Catalogue description Tom Longstaff

This record is held by Mountain Heritage Trust

Details of TLO
Reference: TLO
Title: Tom Longstaff

"Memories of a mountaineer" was recorded shortly before Longstaff's death and broadcast during an interval in a Proms performance at the Royal Albert Hall. It is believed that the interviewer's voice has been re-recorded as the donor does not think that it is Hamish MacInnes' voice on the recording.


Longstaff talks about his trips to the Himalya in 1905, 1907, 1909; his posting to the Hindu Kush; the 1922 Everest expedition; the attempt on Nanda Devi; the ascent of Trisul in 1907 - the jubilee year of the Alpine Club; the invitation from Scott to go to the Antarctic in 1909 which was declined; changes in attitude to mountaineering

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Note: "
Date: c.1964
Related material:

Records of the Mount Everest Expeditions are held at the Royal Geographical Society

Held by: Mountain Heritage Trust, not available at The National Archives
Language: English

British Broadcasting Corporation

Longstaff, Thomas, 1875-1964, mountaineer

Physical description: 1 compact disc
Access conditions:

This collection is open for consultation. Readers are advised to contact the Mountain Heritage Trust in advance of their visit in order to make an appointment

Immediate source of acquisition:

Donated by Audrey Salkeld

Custodial history:

Donated to Audrey Salkeld by Sally Amos, daughter of Tom Longstaff

Administrative / biographical background:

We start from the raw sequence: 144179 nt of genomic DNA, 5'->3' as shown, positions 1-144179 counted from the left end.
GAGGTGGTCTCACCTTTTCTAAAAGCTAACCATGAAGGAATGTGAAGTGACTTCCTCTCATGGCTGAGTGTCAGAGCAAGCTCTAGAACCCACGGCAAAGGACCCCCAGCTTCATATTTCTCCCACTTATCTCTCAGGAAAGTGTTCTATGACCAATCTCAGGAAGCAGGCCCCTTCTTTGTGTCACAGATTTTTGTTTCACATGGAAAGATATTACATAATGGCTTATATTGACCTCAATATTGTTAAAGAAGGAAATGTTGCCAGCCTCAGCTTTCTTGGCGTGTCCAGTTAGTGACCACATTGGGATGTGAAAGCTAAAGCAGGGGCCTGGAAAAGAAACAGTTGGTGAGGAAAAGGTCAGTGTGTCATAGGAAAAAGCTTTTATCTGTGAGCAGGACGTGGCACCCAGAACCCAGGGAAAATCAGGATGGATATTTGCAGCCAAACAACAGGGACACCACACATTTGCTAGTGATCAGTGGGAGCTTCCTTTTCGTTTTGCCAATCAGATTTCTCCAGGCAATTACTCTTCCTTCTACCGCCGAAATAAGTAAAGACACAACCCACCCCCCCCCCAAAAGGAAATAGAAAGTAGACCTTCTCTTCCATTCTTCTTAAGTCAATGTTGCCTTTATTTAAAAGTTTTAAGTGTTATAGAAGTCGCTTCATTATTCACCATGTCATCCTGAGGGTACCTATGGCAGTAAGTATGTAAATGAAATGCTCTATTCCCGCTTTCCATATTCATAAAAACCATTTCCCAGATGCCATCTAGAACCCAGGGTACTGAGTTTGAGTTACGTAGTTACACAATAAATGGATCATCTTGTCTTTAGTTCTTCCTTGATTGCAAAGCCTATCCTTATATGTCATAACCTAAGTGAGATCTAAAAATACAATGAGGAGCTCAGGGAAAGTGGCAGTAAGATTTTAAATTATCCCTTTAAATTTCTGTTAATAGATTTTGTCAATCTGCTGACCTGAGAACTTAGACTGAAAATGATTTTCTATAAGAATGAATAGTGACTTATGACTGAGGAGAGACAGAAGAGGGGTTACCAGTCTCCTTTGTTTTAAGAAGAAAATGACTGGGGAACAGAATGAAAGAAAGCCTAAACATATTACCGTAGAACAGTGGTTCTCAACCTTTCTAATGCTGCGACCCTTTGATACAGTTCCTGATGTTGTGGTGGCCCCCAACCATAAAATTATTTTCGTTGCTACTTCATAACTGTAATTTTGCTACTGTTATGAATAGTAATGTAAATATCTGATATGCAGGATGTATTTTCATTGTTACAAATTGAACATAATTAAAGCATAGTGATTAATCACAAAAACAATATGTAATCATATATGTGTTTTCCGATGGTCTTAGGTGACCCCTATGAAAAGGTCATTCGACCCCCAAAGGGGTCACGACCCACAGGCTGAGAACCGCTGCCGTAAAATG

Longstaff qualified in medicine but never practiced. As a man of independent means he was able to travel and climb wherever he wished. He visited the Himalaya (six times), the Arctic (five times), the Selkirks, the Rockies, the Caucasus and the Alps (twenty times).


First ascents of Tiktingen, Latsga, Lakra, Bashiltau and the West Peak of Shkhara were achieved during a trip to the Caucasus in 1903. He reached the rim of the Sanctuary on Nanda Devi in 1905. In 1907 he climbed Trisul (23,360ft) which remained the highest peak ever attained for twenty one years. In 1908 Longstaff was awarded the Gill Memorial.


Longstaff discovered the Siachen Glacier in 1909 during a trip to the Karakorum. In 1922 he served as Technical Advisor on the second expedition to Everest.


In 1928 Longstaff was awarded the Founder's Medal of the Royal Geographical Society and served as President of the Alpine Club, 1947-49. This My Voyage, his autobiography, was published in 1949.


He died aged 89 in 1964

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